I have to say that as a child, one of my all time favorite toys and toy picks for my own children, remains Lego. From the time my first child was two, till now at fourteen, he has loved Lego. In fact part of my kids Lego building set are my own original blocks. And there is a great chance that my grandchildren will have my son’s and my Lego blocks in their collections. Lego can be so many different games and toys; it is as amazing as it is versatile. Lego also benefits hand-eye coordination and selective attention.
The Lego Group philosophy stresses that “open-ended, imaginative playtime for kids is a treasure that should be prioritized.” Stats show that, unstructured playtime has dropped by 15% to 25% in one generation. The folks at Lego believe imaginative playtime can be more valuable to a child’s development than any structured activities he’s signed up for. The staff at Lego understand imagination needs time to “breathe.” And believe that it is important to slow your, and your child’s, pace down and enjoy life. With childhood stress issues at an all time high, there is also a growing realization that when TV and video gaming systems are turned off that kids fight less, feel less stressed, and play better. I believe you can continue to expect quality toys from a company like this.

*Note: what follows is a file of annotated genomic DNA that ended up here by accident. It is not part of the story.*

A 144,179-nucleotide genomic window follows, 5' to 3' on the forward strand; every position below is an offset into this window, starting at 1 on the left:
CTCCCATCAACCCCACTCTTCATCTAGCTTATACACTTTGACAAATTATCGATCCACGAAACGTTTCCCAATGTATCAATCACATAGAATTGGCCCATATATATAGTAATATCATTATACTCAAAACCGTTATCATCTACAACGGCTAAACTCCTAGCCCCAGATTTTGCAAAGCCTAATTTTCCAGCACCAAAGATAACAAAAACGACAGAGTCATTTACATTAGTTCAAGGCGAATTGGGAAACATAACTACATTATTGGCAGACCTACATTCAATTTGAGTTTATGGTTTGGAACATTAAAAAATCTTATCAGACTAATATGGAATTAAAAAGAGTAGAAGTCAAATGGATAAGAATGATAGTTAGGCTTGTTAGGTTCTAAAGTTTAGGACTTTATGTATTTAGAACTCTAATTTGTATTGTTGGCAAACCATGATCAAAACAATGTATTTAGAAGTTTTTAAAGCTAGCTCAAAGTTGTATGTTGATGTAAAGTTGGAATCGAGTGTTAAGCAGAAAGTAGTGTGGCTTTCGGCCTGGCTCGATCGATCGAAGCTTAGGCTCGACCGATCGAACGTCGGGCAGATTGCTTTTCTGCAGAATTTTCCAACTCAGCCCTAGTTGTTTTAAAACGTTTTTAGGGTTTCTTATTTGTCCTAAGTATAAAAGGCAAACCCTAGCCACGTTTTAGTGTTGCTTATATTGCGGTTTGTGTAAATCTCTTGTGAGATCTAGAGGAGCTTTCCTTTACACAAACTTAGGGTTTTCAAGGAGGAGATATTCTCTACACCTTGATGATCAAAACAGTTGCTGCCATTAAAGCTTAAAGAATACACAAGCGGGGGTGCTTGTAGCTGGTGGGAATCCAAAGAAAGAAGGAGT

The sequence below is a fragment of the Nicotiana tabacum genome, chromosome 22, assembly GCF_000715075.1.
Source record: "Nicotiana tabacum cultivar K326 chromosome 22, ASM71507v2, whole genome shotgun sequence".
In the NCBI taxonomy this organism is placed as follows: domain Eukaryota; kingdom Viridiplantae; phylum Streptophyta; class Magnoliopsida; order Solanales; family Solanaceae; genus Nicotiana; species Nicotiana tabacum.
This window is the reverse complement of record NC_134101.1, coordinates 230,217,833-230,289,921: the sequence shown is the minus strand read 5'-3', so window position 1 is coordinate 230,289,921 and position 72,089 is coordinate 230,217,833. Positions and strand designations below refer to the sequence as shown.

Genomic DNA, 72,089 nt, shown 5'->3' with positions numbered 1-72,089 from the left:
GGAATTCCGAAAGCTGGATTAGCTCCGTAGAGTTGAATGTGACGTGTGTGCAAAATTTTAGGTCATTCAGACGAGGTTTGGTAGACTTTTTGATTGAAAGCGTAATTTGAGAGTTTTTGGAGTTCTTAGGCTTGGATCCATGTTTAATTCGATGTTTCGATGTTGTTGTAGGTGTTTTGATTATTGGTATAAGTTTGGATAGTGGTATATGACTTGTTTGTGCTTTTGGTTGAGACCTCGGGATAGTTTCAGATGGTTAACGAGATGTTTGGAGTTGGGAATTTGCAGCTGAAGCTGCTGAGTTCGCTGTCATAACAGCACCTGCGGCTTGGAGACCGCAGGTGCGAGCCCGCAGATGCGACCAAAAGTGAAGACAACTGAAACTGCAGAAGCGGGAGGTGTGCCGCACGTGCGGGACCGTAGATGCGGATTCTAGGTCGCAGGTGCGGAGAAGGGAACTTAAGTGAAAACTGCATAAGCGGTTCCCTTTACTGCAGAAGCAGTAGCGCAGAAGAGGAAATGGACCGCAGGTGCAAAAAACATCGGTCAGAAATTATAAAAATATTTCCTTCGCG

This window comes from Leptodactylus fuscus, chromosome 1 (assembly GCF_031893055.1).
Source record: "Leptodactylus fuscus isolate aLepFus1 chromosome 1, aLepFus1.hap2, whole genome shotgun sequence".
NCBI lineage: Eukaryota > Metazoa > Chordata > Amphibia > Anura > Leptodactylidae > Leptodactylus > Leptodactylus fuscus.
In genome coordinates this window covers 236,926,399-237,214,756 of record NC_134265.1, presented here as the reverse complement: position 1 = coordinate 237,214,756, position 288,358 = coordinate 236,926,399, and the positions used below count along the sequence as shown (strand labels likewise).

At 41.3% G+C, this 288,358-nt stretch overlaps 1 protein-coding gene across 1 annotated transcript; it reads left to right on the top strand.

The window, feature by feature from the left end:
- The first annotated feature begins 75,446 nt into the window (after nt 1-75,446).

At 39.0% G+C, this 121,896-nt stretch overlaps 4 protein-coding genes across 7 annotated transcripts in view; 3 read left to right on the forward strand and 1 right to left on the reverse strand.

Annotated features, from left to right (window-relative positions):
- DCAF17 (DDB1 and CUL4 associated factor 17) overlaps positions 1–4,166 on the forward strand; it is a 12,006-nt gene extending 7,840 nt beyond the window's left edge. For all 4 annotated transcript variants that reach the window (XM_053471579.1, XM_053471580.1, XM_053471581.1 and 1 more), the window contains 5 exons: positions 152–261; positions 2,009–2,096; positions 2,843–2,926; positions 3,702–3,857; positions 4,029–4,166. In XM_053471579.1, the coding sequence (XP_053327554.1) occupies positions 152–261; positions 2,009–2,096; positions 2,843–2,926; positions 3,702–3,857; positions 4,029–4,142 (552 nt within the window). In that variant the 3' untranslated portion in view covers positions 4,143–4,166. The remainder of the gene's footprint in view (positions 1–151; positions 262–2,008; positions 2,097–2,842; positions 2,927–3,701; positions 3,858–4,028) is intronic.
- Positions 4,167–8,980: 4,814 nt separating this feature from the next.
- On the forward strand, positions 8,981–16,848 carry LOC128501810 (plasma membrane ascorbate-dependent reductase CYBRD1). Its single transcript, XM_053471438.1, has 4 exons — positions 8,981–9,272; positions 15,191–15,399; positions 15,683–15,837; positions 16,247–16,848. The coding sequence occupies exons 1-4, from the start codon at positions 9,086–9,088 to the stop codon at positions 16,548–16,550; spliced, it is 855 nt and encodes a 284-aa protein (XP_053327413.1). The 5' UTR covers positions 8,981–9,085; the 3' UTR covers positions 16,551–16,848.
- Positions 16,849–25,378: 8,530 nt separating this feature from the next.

Easily one of the best choices on the market for the 10 and up crowd, is the Lego Mindstorms robotics collection. This is an awesome way for a parent to share time with an older child, and offers the opportunity to create robots and other functioning gadgets by including computer programming through drag-and-drop software, and built-in Bluetooth technology. Helping to keep older kids imaginations active and opening children’s minds to potential and possibilities they may otherwise feel incapable of achieving.
The Lego group held an open discussion this past spring to emphasize the importance of maintaining creative thinking and free play in the classroom. Panelists included Meri Cummings, curriculum designer with the NASA-sponsored Classroom of the Future; actor Matthew Broderick; clothing entrepreneur Eileen Fisher; Mitch Resnick, director of the Lifelong Kindergarten Group at the MIT Media Lab; and Heather Reider and Mary Goulet of "MomsTown," an Internet radio show for moms. This event marked the beginning of "Builders of Tomorrow." An initiative aimed at parents, to remind them to take an hour every week to spend "creative" time with their children.